Bringing up Indians' use of English is a massive can of worms, since a lot of Indians learn English as a first language at home, nowadays, and English is used much more widely in India than almost any comparable situation I can think of. Indian English is its own very specific thing, not just "Indians learning British English in school".
posted by Sara C. at 5:01 PM on November 10, 2012


Absolutely. A Québecois woman I know learned most of her English in Australia, so her accent in English is a charming mixture of Montreal and Sydney.

On the other hand, I learned my French variously from Moroccan, Swiss, French and Quebecois native speakers. I have had every possible reaction from, "Oh, I thought you were a native speaker," to, "Wait, that was French? I thought you were speaking Romanian or something."
posted by ricochet biscuit at 5:09 PM on November 10, 2012


More anecdata:

I grew up in Indian learning English from parents who themselves learnt from British English speaking teachers (quite literally Irish nuns in my mom's case). I also spent a couple years in the US between the ages of 7 and 8. I was constantly told that I had an American accent when I returned to India. Over the years it faded somewhat and became more British sounding. When I came to the US for grad school my accent changed yet again, becoming more American sounding. Now when I ask people what my accent sounds like, they can't quite place it. The last American I asked said it sounded mid-Atlantic, which is a mix of English and American sounding accents.
posted by peacheater at 5:28 PM on November 10, 2012 [1 favorite]


So different. Even in England, the English accent sounds different depending on where you live. I live in Dudley, the capital of the Black Country and known for its colloquial dialect. Here are some links and the yam-yam can be impressive, but it's nothing when you get to know it. but Brummie and Black Country are different accents. So get some sucke, enjoy yourself, and go where the wild things are. True story: when I went to France, a girl said to me, "I never met an American who spoke French with a German accent."
posted by parmanparman at 5:32 PM on November 10, 2012


Absolutely. I'm a native (American) English speaker. What little German I speak is almost unaccented, for reasons unknown to me. But the even less Spanish I speak has a German accent. Confused the heck out of my Spanish-speaking friends, I tell you what.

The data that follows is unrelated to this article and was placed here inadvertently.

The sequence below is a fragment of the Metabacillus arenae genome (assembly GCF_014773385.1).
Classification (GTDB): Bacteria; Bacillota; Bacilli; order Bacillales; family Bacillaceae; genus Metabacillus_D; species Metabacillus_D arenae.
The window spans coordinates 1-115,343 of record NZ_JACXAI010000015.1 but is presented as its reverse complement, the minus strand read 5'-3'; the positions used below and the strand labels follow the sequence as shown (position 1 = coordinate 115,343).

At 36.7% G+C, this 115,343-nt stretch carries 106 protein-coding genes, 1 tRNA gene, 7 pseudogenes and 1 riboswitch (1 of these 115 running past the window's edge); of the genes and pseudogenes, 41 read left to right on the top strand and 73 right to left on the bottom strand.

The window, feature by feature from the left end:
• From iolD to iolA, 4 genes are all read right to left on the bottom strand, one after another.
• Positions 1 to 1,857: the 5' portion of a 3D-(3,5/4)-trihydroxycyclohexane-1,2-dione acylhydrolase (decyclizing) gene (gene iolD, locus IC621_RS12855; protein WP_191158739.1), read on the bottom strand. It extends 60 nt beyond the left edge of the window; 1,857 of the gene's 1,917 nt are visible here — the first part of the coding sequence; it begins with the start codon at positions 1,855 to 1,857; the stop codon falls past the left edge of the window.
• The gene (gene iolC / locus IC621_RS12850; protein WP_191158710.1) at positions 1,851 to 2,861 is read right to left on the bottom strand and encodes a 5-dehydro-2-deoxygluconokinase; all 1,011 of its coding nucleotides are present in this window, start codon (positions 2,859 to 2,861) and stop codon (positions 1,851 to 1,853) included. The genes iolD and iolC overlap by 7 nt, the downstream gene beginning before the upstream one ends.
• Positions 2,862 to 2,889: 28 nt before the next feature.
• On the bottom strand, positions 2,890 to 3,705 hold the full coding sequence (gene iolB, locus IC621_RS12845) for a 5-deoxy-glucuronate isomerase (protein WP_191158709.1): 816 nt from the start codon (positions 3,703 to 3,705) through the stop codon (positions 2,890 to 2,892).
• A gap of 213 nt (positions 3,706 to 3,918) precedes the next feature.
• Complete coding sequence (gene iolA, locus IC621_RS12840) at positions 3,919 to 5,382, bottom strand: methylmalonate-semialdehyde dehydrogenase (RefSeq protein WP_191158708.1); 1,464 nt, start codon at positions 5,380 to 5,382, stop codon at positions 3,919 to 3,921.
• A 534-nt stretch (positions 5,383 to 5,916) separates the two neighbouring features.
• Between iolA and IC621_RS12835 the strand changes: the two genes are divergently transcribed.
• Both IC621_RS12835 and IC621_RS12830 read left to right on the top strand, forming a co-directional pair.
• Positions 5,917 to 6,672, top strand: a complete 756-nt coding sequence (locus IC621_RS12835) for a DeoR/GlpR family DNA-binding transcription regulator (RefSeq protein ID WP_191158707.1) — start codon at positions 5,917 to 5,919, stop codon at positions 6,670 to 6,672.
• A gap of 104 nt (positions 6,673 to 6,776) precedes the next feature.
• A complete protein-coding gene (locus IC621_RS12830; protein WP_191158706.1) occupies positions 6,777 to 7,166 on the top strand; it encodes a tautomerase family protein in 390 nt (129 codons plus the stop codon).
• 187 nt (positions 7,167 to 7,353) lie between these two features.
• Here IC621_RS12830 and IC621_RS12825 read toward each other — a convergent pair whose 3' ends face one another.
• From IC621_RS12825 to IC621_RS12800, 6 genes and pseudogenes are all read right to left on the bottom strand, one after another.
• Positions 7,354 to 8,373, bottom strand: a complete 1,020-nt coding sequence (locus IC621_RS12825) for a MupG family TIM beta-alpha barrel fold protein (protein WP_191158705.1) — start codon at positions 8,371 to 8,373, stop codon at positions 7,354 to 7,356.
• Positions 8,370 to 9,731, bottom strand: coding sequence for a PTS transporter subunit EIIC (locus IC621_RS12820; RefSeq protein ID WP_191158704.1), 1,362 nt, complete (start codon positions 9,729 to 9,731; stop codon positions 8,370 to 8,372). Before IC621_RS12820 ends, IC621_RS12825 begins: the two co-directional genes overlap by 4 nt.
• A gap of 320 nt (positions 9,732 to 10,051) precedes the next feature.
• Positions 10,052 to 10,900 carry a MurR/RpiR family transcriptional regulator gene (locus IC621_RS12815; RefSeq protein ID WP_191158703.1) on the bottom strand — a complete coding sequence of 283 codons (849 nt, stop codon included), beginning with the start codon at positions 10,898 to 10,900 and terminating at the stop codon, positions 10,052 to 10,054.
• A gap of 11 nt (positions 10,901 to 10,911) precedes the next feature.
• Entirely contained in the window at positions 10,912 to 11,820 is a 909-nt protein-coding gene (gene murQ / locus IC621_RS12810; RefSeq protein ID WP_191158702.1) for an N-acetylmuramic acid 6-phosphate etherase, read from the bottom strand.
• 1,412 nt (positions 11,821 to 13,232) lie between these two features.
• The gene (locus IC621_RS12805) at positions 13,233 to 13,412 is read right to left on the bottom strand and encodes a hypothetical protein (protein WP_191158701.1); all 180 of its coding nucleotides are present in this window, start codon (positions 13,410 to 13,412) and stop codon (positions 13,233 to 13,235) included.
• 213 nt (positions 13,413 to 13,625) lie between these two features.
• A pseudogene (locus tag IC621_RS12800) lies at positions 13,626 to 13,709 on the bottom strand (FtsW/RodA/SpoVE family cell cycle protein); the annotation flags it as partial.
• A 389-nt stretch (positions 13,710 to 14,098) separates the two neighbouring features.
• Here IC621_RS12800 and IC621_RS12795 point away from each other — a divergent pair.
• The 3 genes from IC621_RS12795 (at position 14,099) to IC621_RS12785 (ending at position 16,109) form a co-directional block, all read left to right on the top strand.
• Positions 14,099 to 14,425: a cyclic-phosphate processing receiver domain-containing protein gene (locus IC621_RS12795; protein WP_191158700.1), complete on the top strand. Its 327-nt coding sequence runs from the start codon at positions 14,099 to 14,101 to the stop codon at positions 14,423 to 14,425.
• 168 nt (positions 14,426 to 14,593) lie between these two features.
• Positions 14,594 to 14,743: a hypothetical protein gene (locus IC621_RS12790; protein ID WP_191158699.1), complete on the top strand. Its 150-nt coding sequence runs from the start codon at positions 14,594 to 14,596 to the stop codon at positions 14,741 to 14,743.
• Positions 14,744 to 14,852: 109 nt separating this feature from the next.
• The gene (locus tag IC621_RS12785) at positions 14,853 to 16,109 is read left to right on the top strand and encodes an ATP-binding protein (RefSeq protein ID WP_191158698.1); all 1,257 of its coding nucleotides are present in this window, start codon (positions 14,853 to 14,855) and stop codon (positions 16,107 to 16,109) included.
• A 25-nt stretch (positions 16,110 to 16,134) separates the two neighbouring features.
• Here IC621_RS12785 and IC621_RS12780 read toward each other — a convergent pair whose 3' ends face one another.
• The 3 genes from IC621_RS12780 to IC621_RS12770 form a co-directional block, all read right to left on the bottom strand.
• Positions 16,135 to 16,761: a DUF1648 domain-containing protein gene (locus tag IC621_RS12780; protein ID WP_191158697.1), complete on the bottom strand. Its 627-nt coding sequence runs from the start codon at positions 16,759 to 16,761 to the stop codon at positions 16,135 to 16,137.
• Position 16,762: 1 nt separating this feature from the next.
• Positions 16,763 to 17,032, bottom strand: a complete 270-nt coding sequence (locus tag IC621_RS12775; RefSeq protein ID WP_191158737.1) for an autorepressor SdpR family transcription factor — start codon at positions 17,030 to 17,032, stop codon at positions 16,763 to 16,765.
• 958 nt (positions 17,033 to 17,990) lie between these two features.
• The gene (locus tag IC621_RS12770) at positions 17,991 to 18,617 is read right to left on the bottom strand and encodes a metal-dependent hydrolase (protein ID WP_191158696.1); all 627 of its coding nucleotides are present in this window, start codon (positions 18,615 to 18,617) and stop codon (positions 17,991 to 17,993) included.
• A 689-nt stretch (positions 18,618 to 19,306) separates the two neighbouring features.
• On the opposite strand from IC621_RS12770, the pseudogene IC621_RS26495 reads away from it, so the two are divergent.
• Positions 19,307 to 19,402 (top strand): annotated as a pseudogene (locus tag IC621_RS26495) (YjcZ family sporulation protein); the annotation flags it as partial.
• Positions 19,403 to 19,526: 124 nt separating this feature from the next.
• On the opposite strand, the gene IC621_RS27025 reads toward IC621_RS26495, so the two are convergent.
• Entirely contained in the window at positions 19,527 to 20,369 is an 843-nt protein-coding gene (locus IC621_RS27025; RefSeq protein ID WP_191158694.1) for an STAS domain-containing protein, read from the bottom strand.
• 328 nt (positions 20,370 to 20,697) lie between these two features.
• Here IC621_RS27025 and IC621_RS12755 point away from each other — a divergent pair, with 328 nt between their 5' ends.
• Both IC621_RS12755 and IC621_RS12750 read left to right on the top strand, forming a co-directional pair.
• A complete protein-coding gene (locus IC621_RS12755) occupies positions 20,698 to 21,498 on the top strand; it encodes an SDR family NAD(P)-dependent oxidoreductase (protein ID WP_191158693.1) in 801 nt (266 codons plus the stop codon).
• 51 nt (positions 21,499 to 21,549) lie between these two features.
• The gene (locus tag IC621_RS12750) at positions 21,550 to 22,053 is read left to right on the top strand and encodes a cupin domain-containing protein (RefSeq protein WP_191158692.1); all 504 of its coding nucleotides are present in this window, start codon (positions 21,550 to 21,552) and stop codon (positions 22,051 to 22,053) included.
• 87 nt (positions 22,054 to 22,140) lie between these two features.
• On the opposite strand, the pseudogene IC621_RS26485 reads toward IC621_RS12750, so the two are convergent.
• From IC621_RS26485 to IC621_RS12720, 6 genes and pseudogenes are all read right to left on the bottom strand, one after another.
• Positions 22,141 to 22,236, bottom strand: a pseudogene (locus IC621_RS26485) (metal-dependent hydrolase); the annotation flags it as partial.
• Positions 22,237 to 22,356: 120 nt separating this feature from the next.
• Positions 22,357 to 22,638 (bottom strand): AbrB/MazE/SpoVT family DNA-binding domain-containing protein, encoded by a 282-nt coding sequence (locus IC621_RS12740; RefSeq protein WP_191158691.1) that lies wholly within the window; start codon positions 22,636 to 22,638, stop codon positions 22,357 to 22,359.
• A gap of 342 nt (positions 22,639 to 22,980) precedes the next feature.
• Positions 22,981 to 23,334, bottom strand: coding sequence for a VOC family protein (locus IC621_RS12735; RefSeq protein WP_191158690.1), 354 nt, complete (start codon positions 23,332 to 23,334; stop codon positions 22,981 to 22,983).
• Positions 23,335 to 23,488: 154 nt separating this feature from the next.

posted by valkyryn at 5:50 PM on November 10, 2012 [1 favorite]


Yes, it's not like there's just one inherently "Indian" way to speak the English language that wipes out the accent of whoever taught the speaker. People who live in India are more likely to learn English from British teachers than American teachers. If you're learning a foreign language from a native speaker, you're naturally going to copy that person's pronunciation. You probably won't consciously think "I'm learning a British accent" — you'll just think "I'm learning how to speak English" — but you're still learning a British rather than American, Irish, or Australian accent.

Look at this transcript of a PBS show on Indian call centers:
THOMAS FRIEDMAN: Accent neutralization class is very popular in Bangalore today, you know, because you have all ... a whole less sort of sophisticated side of this phenomenon are the call centers. Young men and women basically selling credit cards, tracing your lost luggage on Delta Airlines, and also providing tech support for big American computer companies from IBM to Microsoft and whatnot.

Well, these are all put together in these call centers and when you pick up the phone and dial that tech number, a young Indian answers. But they want to make sure that you're going to understand their accent so they teach them or put them through accent neutralization courses where they learn to roll their R's and to soften their T's.

TERENCE SMITH: We have, in fact, a tape which you've brought back, shot by New York Times television, for a documentary you're working on what will appear on the Discovery Channel with a little clip of what goes on in an accent neutralization class. So let's take a look at it.